Monday, 9 February 2009

Bad Belgium!

Belgium lawyers, far from taking new legislation to combat Money Laundering on board, have been combative in resisting all pressure to implement new laws.

Jersey has its own legislation, but this mirrors the 3rd EU Money Laundering Directive in extending the laws and compliance to business professionals such as accountants, estate agents, lawyers etc. There is no exclusion option for lawyers on any ground if compliance demands reporting suspicious transactions or activity.

In contrast, Belgium has mounted several successful actions against lawyers giving up their rights to privileged information. The EU itself has taken action against Belgium and other non-compliant EU states, so the result at the moment is "in the pending tray".

Belgium has of course also so far resisted changes in its bank secrecy laws to allow co-operation with tax authorities of member States such as Germany. Jersey has recently signed a Tax Information Exchange Agreement with Germany. Maybe some of this should have come out in the Panorama programme?

In November 2007, the Belgian bar associations launched a second challenge to the implementation of the Second EU Money Laundering Directive. In the judgment discussed above, the European Court of Justice declined to resolve the bar associations' contention that the Program Statute obliges lawyers to work with the government, and thus breaches the right to privacy provided in article 8 of the European Convention on Human Rights.

The Belgium bar associations and lawyers were successful in preventing law enforcement authorities from compromising the relationship between lawyers and their clients. The court stated unambiguously that lawyers were subject to ethical rules that made them different from other professions.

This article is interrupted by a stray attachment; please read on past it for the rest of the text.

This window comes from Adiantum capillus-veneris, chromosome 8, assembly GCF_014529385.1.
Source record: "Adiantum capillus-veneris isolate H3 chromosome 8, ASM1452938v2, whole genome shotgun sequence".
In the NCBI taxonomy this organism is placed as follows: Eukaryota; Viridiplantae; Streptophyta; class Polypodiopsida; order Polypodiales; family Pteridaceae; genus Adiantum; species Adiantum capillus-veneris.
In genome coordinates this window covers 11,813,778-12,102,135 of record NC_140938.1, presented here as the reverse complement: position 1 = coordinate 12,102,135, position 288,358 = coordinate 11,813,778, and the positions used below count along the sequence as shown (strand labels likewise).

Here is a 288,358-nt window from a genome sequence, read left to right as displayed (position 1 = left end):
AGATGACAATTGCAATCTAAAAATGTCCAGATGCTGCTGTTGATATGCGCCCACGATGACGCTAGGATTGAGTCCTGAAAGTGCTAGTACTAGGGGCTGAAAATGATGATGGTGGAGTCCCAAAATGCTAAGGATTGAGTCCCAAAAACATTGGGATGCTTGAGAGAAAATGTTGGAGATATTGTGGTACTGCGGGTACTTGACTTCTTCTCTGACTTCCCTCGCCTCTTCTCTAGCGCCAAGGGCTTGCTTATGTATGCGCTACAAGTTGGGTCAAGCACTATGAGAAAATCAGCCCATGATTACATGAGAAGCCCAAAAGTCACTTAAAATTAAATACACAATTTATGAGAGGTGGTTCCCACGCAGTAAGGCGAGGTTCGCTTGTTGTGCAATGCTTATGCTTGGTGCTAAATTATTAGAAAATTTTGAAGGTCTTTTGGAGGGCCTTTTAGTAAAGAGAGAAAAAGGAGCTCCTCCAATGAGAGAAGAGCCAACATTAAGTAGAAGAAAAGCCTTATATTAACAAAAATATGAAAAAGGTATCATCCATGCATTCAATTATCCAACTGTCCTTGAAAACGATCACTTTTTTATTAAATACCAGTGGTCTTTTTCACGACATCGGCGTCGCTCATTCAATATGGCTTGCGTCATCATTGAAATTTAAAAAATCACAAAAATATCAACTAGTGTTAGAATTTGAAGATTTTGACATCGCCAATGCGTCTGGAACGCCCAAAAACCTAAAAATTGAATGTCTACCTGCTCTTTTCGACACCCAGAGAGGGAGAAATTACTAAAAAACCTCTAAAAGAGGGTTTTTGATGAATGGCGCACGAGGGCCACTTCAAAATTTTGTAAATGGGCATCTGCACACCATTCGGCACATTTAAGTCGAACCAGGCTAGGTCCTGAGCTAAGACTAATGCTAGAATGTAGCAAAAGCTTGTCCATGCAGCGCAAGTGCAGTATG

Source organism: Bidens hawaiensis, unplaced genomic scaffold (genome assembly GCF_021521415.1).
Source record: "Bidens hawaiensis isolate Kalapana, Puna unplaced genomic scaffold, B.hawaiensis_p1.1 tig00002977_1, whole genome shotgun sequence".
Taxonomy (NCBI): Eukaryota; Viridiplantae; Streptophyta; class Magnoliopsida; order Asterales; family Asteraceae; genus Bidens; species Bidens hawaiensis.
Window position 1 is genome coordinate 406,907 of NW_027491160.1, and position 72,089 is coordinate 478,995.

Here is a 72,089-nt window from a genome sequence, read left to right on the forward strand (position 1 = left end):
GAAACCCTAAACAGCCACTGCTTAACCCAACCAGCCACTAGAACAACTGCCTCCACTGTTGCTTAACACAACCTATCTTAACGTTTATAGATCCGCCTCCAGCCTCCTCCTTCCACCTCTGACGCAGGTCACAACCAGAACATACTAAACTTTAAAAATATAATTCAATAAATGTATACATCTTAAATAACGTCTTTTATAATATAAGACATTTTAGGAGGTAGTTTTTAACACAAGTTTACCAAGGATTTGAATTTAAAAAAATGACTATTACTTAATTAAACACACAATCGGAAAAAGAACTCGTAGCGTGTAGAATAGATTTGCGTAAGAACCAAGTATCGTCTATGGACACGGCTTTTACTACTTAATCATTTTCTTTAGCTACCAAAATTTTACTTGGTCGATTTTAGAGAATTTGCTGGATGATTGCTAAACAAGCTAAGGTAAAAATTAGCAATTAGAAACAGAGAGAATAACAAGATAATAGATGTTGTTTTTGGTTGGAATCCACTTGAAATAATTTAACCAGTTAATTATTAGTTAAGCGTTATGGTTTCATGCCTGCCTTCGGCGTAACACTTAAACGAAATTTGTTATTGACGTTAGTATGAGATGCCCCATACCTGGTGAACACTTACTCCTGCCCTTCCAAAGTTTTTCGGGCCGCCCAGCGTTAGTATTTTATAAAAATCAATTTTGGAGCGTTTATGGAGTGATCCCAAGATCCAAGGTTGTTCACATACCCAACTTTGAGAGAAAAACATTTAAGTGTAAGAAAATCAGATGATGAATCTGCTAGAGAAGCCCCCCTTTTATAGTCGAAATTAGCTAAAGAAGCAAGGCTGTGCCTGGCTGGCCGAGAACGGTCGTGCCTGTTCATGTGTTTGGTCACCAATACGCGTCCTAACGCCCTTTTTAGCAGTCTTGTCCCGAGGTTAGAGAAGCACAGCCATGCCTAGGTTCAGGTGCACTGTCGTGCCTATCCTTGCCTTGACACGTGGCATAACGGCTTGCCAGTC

The Court explicitly stated that in exercising the essential activity of "providing legal advice", even on matters for which the law imposed a notification duty (such as assisting the client in financial, real estate and corporate transactions), the lawyer remained bound by his or her professional secrecy duty and therefore could not disclose the information obtained on this occasion to the authorities.

According to an European Union press release of 5 June 2008 (Ref: IP/08/860), the European Commission (EC) is pursuing infringement actions against 15 member states, including Belgium, for failing to adopt and implement the Third EU Money Laundering Directive into national law by the deadline of 15 December 2007. Upon receiving the formal request, the infringing nations will have two months to provide an acceptable response or the EC may refer the issue to the European Court of Justice.

June 2008: The European Commission (EC) announced an intention to pursue infringement actions against a number of member states for failing to adopt and implement the Third EU Money Laundering Directive into national law by the deadline of 15 December 2007. The infringing nations were given two months to provide an acceptable response. In October the European Commission referred Belgium, Ireland, Spain and Sweden to the European Court of Justice for non-implementation

In October 2008, the Commission decided to refer Belgium, Ireland, Spain and Sweden to the ECJ for their continuing failure to implement the Third Directive. Rulings by the ECJ are binding on all EU Member States. Interestingly, if Belgium, Ireland, Spain and Sweden do not comply with any judgment passed down by the ECJ, the Commission has the power to refer the matter, once again to the ECJ (Article 228 of the EC Treaty). This referral will also contain a recommendation for a financial penalty to be imposed on the Member State, based on the seriousness of the infringement, the duration of the infringement and the need to ensure that the penalty itself will be a deterrent to further infringements.

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